A first chapter fit for a king.
The King's Quest series is an important part of video game history, but struggled to modernize when things went to 3D and the series bounced between dead end revival attempts for seventeen years. In the end, that's probably for the best, because I can't see how anyone else could have done better than The Odd Gentleman. This small studio has created an utterly glorious episodic "next generation" of King's Quest that stands on its own as a game while still being loyal -- and clearly loving -- to the original.
King's Quest: Chapter 1 - A Knight To Remember picks up with King Graham of Daventry -- the protagonist of the original King's Quest -- as an old man, telling stories to his granddaughter Gwendolyn, and these stories are the playable segments of the game. The family tie is actually important to King's Quest, since various family members have served as playable characters throughout the series. If you don't care about this backstory or the homage elements of the game, skip the following paragraph.
Gwendolyn is the daughter of Alexander -- the protagonist of King's Quest III and VI -- and Cassima -- of King's Quest V and VI -- and she's come to her grandfather for advice regarding an upcoming dueling contest against her cousin Gart -- whom I assume is Rosella's son based on the blonde hair and the prominent rose pin on his cloak. Queen Valanice also makes a brief appearance as well. These characters are far from the only homages to past games. Tapestries line the walls that are reproductions of the box art for King's Quest IV and VI. The village is a recreation of the town from King's Quest V. Graham's signature method of falling on his tukus is on display multiple times, and numerous trees, river bends, rocks and hills are lovingly adapted from previous games. Llewdor, the setting of King's Quest III, is referenced, as is the magic fruit from King's Quest IV, and I'm pretty sure that Mrs. Hobblepot is based on the shoemaker's wife from King's Quest V. There are also trolls, bees, wolves, goats and a dragon which appear in various part games.
And of course, there are the notorious puns. Oh the puns. They're delightfully terrible -- and I mean terrible in the absolute best way -- and the game knows it. The dialogue is an example of the balance The Odd Gentlemen struck in resurrecting this franchise: for longtime fans, it feels sufficiently familiar, but it's completely accessible for new players as well, and doesn't require a knowledge of the old games to enjoy. A Knight to Remember doesn't just bring back King's Quest. It innovates as a game in some pretty great ways as well.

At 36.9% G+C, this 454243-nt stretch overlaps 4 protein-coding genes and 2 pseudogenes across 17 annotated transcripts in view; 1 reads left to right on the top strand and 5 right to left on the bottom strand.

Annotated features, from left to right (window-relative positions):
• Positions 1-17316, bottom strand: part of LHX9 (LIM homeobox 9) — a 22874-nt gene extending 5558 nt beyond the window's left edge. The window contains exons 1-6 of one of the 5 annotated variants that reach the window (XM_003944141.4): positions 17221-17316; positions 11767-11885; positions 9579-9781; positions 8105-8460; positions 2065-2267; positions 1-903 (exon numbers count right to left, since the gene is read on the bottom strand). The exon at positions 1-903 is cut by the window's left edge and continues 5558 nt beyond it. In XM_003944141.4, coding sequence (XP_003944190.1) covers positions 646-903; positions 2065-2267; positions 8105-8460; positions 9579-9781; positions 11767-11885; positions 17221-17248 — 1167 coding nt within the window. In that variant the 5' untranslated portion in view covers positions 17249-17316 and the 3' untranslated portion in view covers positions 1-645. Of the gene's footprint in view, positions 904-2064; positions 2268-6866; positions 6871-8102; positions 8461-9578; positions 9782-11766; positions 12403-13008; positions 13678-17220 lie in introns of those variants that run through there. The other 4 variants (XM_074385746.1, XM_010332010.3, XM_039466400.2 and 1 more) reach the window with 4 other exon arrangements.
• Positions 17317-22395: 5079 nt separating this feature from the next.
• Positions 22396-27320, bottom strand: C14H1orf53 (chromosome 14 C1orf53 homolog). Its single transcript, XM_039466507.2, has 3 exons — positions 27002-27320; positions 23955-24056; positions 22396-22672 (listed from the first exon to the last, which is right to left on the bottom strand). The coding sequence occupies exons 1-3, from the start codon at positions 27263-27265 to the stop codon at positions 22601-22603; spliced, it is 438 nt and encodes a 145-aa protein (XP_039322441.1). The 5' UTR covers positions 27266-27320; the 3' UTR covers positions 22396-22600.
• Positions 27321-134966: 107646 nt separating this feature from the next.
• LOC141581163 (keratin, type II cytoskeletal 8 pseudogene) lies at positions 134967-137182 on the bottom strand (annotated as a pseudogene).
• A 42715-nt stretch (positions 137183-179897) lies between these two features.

For instance, it doesn't attempt to look retro, but it also doesn't strive for ultra realistic graphics. Instead, it utilizes a distinct and beautiful painted look over 3D characters that perfectly suits the whimsical, very silly story... think the art style of The Darkness or The Walking Dead given the fairy tale treatment. Fans of Monty Python's Holy Grail and The Princess Bride will likely also love what's on offer here, since the homages are thoroughly obvious, most notably in your interactions with Manny, a small, wily knight voiced by Wallace Shawn who is a clear reference to Vizzini, his character in The Princess Bride. Of course, Shawn's voice acting is spot on, as is the entire cast's. Christopher Lloyd, Zelda Williams, Tom Kenny and company all do great work in their various characters. There really are no stand outs, since everyone's performance is amazing, although Richard White's "Whisper can do it!" seems to be Chapter 1's most quotable line.
The music is equally good. It builds drama and excitement, as well as humor, without getting in the way. Ambient sounds are equally at home in the quirky, stylized environment. Technically, the only flaws in the game are some issues with Graham's billowing cloak, and occasional character rendering bugs that require restarts to correct, and some frame rate issues that happen whenever a certain wagon starts moving. The game's frequent autosave points mean you never lose very much progress, however, so these issues are minor. They're frustrating, though, since collectively they're the single flaw in this otherwise perfectly-executed product.
- DO NOT cheat and watch solution videos. The fumbling to figure it out is part of the fun. Try everything, because there are laughs in the process. DO look up the trophies you can earn, because some of them are hilarious.